SOLVED - Commercial Certificate SSL and internal addresses / 30 Second call drop

While typing this out, I realized the issue, but wanted to put it out there for others…

Using FreePBX, this system has been up for a number of years, but this issue only recently appeared.

We have a fqdn, with a commercial cert mapped to the phone system firewall then natted to freePBX
inside a firewall, ports forwarded

90% of our users are from outside the network. they use non-company networks, no VPN. For example soft phone app on pc, mobile etc… so they are NEVER coming from inside the network. this works perfectly.

We recently opened an office inside the same building as the PBX so calls from those phones will be in the same network as the PBX. These phones and ONLY these phones drop after 30 sec.

I realized by looking at logs that it seems to be that its trying to validate the cert to the internal IP…

2024-01-03 07:41:56:050 [linphone/belle-sip] ERROR Channel [0x7ff6d8068000]: SSL handshake failed : X509 - Certificate verification failed, e.g. CRL, CA or signature check failed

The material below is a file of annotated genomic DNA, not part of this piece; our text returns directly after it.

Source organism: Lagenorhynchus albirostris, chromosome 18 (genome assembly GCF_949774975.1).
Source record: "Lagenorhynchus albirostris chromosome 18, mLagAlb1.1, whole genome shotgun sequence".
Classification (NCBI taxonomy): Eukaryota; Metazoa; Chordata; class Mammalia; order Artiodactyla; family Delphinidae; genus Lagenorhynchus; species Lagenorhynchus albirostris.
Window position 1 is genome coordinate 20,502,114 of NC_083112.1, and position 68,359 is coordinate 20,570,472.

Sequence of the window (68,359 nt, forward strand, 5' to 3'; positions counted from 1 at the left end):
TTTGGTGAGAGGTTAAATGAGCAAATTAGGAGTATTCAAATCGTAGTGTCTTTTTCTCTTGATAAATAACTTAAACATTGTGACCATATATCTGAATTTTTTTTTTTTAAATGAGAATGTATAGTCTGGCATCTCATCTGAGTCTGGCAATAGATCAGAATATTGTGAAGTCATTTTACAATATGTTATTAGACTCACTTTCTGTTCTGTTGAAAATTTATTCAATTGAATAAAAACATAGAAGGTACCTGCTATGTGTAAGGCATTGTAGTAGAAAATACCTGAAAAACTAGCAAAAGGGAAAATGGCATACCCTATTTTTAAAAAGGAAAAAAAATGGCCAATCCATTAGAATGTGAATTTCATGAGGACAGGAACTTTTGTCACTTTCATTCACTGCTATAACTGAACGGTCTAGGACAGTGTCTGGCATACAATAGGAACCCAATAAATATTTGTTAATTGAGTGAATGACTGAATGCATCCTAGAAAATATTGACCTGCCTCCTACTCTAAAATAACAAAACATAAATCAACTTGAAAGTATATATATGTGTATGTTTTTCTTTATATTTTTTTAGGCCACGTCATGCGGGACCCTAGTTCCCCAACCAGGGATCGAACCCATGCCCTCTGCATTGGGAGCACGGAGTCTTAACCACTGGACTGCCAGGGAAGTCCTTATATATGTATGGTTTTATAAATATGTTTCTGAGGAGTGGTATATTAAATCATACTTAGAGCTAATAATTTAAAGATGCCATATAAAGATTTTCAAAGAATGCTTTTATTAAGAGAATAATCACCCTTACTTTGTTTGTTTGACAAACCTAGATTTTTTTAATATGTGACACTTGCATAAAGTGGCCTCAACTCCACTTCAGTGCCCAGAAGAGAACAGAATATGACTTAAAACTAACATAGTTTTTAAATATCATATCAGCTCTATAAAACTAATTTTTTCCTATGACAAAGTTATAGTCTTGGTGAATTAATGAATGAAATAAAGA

2024-01-03 07:41:56:050 [linphone/belle-sip] ERROR Cannot connect to [TLS://]

[this is where I realized the issue]

the issue is that the public DNS resolves the FQDN properly for the external address, both forward and reverse lookups. so when phones connect from outside the network, they connect with the FQDN and decrypts with the FQDN / public IP

looking at the failed calls in the log they are attempting to connect to the internal ip not the external one. So its trying to validate the cert that’s mapped to the hostname/ip, which resolves to the external ip, and it fails because that’s not the IP it got the connection from.

The fqdn on the cert is all that matters, make sure the internal and external DNS servers map to a proper IP for the network they are on, and they don’t have to be the same, generally they won’t in this case. Internal clients get one IP via internal dns from the hostname and externals another from external dns… they both then resolve properly. the certs don’t care, as a matter of fact they have no idea what the IP is, validation handles that.

I recognize also the dns cache could break this if a mobile for example is on and off the network rapidly and the wrong address is cached. This seems to be ok and we haven’t yet had that issue.

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